# Push the manifest
docker manifest push app/superapp 

Using Docker's buildx for ARM builds

In June 2019, Docker announced tooling support for building docker images and the ARM architecture as an experimental feature.
On Docker Desktop see https://engineering.docker.com/2019/04/multi-arch-images/ and on Linux see https://engineering.docker.com/2019/06/getting-started-with-docker-for-arm-on-linux/ for a setup guide.

This feature combines the approaches above, namely QEMU, binfmt_misc, and manifests and bundles them as a single tool buildx. It allows you to write a single Dockerfile, which can be used to build images for various platforms without changing it. And with the QEMU user-mode emulation, you can build and run images which have a different architecture than your current system.

A simple example

Let's package a simple Go-application as a docker image for arm64 and amd64. We write a simple program that reports the OS and the architecture of the system.

main.go

package main

import "fmt"
import "runtime"

func main() {
    fmt.Printf("OS: %s\nArchitecture: %s\n", runtime.GOOS, runtime.GOARCH)
}

If we take a look at the Dockerfile, we see that it is not aware of the architectures which should be supported.

FROM golang:alpine AS builder
RUN mkdir /app
ADD . /app/
WORKDIR /app
RUN go build -o report .

FROM busybox
RUN mkdir /app
WORKDIR /app
COPY --from=builder /app/report .
CMD ["./report"]

Now comes the interesting part, the cross-architecture build with buildx. Let's build an image for linux/amd64 and linux/arm64:

docker buildx build --platform linux/amd64,linux/arm64 -t foo/bar  --push .
  • with the --platform flag you specify the platforms the image should be built for
  • just like docker build, the -t flag lets you define the image tag
  • --push pushes the image directly to the registry after an successful build
A simple architecture-aware example

Sometimes, you do not want to build everything natively in the Dockerfile, for example by downloading prebuilt third-party binaries for the target architecture. Docker's buildx has you covered here as well, as it exposes for each value in --platform arguments like TARGETARCH or TARGETOS.

For instance, this is a Dockerfile for a multi-architecture image for ipfs-cluster. In order to skip the compilation of the ipfs-cluster binary from source, we download the right version for our architecture via wget.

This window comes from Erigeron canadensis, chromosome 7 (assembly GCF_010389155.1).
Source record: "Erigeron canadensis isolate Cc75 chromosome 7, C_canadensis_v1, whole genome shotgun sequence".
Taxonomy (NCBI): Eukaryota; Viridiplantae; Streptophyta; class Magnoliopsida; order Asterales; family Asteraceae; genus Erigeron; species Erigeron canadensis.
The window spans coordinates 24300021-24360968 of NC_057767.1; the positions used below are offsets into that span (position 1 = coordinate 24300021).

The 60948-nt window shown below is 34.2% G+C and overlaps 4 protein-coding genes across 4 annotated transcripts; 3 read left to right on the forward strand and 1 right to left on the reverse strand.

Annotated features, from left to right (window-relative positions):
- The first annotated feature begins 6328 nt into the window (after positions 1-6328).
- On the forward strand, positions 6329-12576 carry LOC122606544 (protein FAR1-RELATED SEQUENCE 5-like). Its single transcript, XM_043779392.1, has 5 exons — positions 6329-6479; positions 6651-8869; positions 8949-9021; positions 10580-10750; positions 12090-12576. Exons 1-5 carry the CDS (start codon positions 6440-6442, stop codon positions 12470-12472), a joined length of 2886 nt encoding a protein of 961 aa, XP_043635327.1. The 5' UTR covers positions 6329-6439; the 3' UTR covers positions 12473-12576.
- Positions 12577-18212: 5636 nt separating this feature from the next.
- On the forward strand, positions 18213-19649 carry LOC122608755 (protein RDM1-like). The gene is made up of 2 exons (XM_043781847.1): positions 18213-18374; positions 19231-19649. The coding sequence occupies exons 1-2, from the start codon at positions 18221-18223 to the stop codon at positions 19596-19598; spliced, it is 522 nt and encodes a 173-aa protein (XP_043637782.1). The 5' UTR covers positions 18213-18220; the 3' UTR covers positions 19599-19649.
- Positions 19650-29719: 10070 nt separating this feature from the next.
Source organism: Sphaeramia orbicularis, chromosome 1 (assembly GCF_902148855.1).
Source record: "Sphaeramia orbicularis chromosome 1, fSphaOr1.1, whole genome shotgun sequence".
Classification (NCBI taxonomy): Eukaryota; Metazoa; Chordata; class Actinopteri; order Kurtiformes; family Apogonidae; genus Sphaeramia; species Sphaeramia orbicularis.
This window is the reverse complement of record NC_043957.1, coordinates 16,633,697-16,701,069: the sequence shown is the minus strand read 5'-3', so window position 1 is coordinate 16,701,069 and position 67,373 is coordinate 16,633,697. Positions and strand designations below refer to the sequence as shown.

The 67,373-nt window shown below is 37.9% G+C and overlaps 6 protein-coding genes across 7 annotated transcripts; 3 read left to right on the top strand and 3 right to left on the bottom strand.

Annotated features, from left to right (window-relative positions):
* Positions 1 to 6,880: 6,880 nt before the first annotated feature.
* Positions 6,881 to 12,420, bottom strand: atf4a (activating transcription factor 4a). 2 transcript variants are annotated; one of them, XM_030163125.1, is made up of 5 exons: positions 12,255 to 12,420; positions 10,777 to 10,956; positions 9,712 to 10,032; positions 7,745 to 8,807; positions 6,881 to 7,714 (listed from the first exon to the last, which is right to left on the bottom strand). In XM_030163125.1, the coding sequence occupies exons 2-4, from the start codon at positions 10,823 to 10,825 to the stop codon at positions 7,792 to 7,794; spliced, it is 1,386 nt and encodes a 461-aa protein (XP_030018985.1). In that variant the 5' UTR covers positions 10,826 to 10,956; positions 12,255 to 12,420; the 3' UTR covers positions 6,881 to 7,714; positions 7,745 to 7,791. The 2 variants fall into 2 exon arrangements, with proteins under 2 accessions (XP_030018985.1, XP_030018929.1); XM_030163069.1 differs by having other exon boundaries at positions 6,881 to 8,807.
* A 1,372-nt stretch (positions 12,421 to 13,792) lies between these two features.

FROM golang:1.12-stretch AS builder

# This dockerfile builds and runs ipfs-cluster-service.
ENV SUEXEC_VERSION v0.2
ENV TINI_VERSION v0.16.1
ENV IPFS_CLUSTER_VERSION v0.11.0
ARG TARGETARCH

RUN set -x \
  && cd /tmp \
  && git clone https://github.com/ncopa/su-exec.git \
  && cd su-exec \
  && make \      ### native build ###
  && git checkout -q $SUEXEC_VERSION \
...

RUN wget https://dist.ipfs.io/ipfs-cluster-ctl/${IPFS_CLUSTER_VERSION}/ipfs-cluster-ctl_${IPFS_CLUSTER_VERSION}_linux-${TARGETARCH}.tar.gz 
...

When built with the --platform linux/amd64,linux/arm64,linux/arm flag, the TARGETARCH is set to amd64, arm, arm64 once in order to download the correct binary. Still, native builds are possible, since we're emulating the hardware. For instance, su-exec is simply compiled with make. Nice!

Caveats

As an experimental tool, buildx still has some rough edges for the developer. The main issues I encountered where:

  • You can only push the images directly to a registry. A file export of the docker image is only possible in the OCI format. Issue 166, Issue 186
  • When an error is thrown while building your image, it's often very hard to decipher the error message in a multi-arch error log. If you can, first try to build with the usual docker build command for your system and if it works, switch to buildx.
  • Due to the emulation, the build is still magnitudes slower, especially if you need to compile dependencies of your software. Check for prebuilt dependencies/binaries online and load the correct version, using TARGETARCH for example.

Wrapping it up

I hope I could give you a brief overview of the various techniques for multi-architecture docker images or raise your interest in it.
It's really exciting to see that Docker invests in simplifying this process and while buildx is still young, it's already usable.
Besides building on your local machine, installing the user-mode emulation is also possible on CI-servers, so a multi-architecture build pipeline can be set up.
Thinking of containers as a way to package software, it's a logical next step to make it available for various architectures as easy as possible.

Further reading